Charlie suggested that she evaluate my riding skills for herself. So, an audience of older camp assistants showed up to this public trial and giggled mockingly while I performed at the walk/trot/canter and over fences. Not only did I compete in those same classes, but I earned a reserve champion and won the horse show raffle prize to boot. I went on to compete for the barn’s team at local horse shows, dedicating each ribbon to my great-grandma.
My belonging in this world has been questioned more times than I can count, from the seemingly innocuous “Do you ride?” microaggression to being told by a local white ranch owner that my being there was a privilege. Excuse me? We are ALL privileged to be here.
What is your happiest or proudest moment as an equestrian?
There are so many proud and happy moments!
- Riding in North Africa with my husband, I felt at home in so many ways.
- Riding up to the poppy-blanketed hills of Las Trampas Regional Wilderness with my (niece) mare Aya and my heeler mix Ashe.
- Jumping anything over a meter (3′)—exhilarating, but it’s been a minute!
- Helping to organize racial justice protest rides and MHA’s hunter-jumper schooling shows. I enjoyed working with some truly dedicated equestrians and pedestrians.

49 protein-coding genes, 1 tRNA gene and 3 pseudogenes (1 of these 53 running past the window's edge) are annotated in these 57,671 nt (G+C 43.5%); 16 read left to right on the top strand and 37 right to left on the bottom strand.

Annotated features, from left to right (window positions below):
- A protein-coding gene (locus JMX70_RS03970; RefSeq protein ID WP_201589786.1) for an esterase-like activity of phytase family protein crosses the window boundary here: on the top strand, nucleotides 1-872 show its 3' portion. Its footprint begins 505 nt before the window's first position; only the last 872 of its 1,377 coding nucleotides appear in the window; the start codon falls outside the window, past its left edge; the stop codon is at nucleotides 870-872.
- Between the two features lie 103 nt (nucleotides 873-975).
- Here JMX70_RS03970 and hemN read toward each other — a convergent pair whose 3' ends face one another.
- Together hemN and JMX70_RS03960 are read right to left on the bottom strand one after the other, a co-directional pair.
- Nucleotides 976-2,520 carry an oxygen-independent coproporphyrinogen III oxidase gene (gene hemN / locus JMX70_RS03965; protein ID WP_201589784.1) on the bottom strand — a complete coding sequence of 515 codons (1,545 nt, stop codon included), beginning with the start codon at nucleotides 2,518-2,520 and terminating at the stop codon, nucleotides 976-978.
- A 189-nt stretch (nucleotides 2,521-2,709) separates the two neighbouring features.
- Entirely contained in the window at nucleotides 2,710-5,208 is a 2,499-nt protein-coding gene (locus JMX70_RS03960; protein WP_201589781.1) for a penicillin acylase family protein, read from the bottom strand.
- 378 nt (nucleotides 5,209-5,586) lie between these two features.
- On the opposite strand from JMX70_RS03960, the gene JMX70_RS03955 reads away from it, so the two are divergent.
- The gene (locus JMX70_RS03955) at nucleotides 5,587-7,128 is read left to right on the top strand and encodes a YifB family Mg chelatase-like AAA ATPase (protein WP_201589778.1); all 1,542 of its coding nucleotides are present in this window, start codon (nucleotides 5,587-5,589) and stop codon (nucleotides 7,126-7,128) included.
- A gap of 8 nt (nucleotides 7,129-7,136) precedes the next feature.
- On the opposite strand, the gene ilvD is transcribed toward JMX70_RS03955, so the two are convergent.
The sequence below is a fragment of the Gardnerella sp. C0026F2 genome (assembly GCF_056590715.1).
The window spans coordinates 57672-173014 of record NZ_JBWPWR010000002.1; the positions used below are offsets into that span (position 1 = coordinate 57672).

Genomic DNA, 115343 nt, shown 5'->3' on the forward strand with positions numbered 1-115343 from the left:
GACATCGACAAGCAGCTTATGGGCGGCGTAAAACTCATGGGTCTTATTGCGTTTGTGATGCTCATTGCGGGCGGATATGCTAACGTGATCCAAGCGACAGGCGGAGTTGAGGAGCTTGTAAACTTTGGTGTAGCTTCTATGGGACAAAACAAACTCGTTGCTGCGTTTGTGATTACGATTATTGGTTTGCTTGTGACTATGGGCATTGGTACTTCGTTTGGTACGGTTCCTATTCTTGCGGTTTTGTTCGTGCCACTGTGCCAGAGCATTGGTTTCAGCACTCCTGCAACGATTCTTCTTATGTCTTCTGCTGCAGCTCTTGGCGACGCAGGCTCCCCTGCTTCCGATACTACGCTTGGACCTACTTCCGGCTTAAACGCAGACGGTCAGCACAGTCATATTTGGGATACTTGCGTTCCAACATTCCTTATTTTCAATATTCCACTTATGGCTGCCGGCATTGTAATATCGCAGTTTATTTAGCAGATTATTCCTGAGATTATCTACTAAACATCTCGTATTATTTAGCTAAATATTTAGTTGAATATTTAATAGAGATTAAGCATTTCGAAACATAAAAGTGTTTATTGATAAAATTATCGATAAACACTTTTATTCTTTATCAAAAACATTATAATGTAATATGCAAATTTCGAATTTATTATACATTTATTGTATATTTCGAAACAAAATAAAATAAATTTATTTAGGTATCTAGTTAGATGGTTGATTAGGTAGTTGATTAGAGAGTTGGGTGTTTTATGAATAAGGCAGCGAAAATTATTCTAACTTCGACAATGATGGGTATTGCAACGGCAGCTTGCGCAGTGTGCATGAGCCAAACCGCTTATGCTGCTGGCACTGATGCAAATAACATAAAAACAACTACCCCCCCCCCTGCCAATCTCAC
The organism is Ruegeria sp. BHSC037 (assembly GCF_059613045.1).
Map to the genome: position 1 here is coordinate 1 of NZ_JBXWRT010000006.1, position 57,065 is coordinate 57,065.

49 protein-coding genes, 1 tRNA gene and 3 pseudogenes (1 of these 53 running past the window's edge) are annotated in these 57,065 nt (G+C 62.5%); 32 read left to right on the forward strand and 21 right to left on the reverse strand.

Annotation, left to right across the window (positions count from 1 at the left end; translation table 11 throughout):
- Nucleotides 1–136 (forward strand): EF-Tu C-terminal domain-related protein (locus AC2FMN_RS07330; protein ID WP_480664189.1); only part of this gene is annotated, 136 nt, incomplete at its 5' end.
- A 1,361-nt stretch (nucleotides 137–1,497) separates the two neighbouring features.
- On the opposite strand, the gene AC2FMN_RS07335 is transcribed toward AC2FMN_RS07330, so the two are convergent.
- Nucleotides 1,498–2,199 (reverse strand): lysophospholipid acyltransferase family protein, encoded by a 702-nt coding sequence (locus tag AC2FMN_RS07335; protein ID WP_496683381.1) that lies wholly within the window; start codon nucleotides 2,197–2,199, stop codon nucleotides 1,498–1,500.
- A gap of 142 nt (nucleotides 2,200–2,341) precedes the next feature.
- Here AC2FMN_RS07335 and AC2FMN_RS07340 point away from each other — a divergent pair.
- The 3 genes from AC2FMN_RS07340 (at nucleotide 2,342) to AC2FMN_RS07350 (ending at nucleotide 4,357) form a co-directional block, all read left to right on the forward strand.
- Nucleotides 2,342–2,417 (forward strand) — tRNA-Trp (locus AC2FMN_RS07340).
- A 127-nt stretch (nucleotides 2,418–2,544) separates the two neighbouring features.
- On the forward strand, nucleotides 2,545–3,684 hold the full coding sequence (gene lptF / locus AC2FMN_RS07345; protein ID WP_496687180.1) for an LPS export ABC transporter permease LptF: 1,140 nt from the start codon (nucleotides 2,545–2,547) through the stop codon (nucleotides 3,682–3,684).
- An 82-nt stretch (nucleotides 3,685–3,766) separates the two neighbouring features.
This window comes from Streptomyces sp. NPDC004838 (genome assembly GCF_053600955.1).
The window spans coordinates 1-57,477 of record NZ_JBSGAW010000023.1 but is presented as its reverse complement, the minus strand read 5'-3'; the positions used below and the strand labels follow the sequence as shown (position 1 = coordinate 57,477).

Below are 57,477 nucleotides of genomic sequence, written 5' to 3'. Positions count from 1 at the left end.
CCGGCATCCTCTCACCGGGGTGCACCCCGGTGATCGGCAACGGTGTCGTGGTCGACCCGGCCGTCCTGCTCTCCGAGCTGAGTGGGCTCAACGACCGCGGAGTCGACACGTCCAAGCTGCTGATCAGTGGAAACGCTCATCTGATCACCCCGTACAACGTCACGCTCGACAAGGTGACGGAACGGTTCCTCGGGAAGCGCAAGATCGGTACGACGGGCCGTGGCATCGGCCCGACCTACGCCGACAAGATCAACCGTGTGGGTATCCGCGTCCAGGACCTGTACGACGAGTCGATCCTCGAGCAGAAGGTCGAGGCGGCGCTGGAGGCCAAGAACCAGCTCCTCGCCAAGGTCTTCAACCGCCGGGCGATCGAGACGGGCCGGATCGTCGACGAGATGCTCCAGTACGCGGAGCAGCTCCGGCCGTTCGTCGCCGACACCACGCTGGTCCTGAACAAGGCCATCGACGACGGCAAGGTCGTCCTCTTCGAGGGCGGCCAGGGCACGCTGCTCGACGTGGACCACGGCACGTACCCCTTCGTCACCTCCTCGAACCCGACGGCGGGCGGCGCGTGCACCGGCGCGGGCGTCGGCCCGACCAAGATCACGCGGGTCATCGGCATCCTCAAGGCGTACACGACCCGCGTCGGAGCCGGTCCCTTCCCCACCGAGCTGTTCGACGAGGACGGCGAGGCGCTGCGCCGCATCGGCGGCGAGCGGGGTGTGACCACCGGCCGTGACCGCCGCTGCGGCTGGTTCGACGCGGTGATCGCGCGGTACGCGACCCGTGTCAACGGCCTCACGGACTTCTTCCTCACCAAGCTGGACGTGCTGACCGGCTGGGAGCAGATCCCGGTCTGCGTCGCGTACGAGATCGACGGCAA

- Representing equestrians of color in the IHSA as Penn Equestrian Team captain.
What words of encouragement would you have for other equestrians of color or people of color considering becoming equestrians?
Identify and reevaluate your North Star. If it’s vibing off of the beautiful energy of horses, focus on that. If it’s securing a solid foundation in horsepersonship, research what that means and connect with vetted equestrians and/or your local equestrian advocacy organization for recommendations. I’m always happy to help.
In this industry, no different from any others, there are gatekeepers and those with influence of all races whose hearts are not in the right place. No matter your skill level or where you are in your journey, feel empowered that you also have a voice and a place here.
Alaina is an equine portrait photographer based out of the San Francisco Bay area. She is driven by an endless love of horses, a deep passion for storytelling, and a profound desire for an equitable, empathetic world.